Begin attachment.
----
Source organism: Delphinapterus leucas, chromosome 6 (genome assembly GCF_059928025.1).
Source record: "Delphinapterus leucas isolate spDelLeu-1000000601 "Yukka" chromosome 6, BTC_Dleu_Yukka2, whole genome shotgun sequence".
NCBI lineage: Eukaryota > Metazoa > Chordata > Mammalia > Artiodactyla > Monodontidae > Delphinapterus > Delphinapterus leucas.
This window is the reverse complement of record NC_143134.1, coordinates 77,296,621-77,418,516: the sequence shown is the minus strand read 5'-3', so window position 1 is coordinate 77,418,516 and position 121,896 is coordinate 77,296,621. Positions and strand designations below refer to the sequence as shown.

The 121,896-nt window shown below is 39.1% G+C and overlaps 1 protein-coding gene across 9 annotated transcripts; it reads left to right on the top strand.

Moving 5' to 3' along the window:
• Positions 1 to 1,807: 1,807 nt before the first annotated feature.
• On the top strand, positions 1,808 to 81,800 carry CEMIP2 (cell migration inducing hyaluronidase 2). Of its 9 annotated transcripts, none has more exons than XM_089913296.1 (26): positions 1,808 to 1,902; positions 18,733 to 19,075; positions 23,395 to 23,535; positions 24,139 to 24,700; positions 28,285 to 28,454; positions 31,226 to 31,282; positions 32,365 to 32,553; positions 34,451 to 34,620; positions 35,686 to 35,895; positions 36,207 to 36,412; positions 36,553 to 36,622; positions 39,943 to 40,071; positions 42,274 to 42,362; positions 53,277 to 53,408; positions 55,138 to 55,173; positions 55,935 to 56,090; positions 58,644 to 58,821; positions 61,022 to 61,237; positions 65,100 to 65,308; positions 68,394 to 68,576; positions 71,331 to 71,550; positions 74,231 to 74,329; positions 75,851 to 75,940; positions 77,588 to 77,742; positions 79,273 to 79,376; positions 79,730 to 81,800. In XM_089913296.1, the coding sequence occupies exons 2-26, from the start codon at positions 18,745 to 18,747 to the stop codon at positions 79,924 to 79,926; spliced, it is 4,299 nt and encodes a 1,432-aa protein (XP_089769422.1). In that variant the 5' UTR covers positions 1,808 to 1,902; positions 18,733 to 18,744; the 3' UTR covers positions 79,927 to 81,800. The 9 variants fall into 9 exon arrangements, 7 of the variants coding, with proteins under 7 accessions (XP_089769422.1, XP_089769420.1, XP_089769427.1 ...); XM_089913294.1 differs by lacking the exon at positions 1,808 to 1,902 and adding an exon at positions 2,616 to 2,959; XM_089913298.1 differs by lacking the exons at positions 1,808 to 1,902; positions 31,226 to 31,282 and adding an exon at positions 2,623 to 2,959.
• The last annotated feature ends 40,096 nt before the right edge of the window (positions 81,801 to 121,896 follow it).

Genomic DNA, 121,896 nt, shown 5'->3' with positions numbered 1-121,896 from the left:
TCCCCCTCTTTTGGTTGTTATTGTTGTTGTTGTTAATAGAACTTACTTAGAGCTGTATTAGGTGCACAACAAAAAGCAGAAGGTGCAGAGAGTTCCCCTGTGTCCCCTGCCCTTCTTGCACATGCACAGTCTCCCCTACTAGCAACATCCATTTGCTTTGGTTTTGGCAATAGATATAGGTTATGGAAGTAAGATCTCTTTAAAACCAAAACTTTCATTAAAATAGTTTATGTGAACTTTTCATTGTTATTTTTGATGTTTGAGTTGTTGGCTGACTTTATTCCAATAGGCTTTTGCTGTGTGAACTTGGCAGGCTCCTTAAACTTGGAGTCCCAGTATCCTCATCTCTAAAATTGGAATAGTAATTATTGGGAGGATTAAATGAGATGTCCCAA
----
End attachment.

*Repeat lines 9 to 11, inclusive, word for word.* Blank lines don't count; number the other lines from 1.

• The last annotated feature ends 40,096 nt before the right edge of the window (positions 81,801 to 121,896 follow it).

Genomic DNA, 121,896 nt, shown 5'->3' with positions numbered 1-121,896 from the left:
TCCCCCTCTTTTGGTTGTTATTGTTGTTGTTGTTAATAGAACTTACTTAGAGCTGTATTAGGTGCACAACAAAAAGCAGAAGGTGCAGAGAGTTCCCCTGTGTCCCCTGCCCTTCTTGCACATGCACAGTCTCCCCTACTAGCAACATCCATTTGCTTTGGTTTTGGCAATAGATATAGGTTATGGAAGTAAGATCTCTTTAAAACCAAAACTTTCATTAAAATAGTTTATGTGAACTTTTCATTGTTATTTTTGATGTTTGAGTTGTTGGCTGACTTTATTCCAATAGGCTTTTGCTGTGTGAACTTGGCAGGCTCCTTAAACTTGGAGTCCCAGTATCCTCATCTCTAAAATTGGAATAGTAATTATTGGGAGGATTAAATGAGATGTCCCAA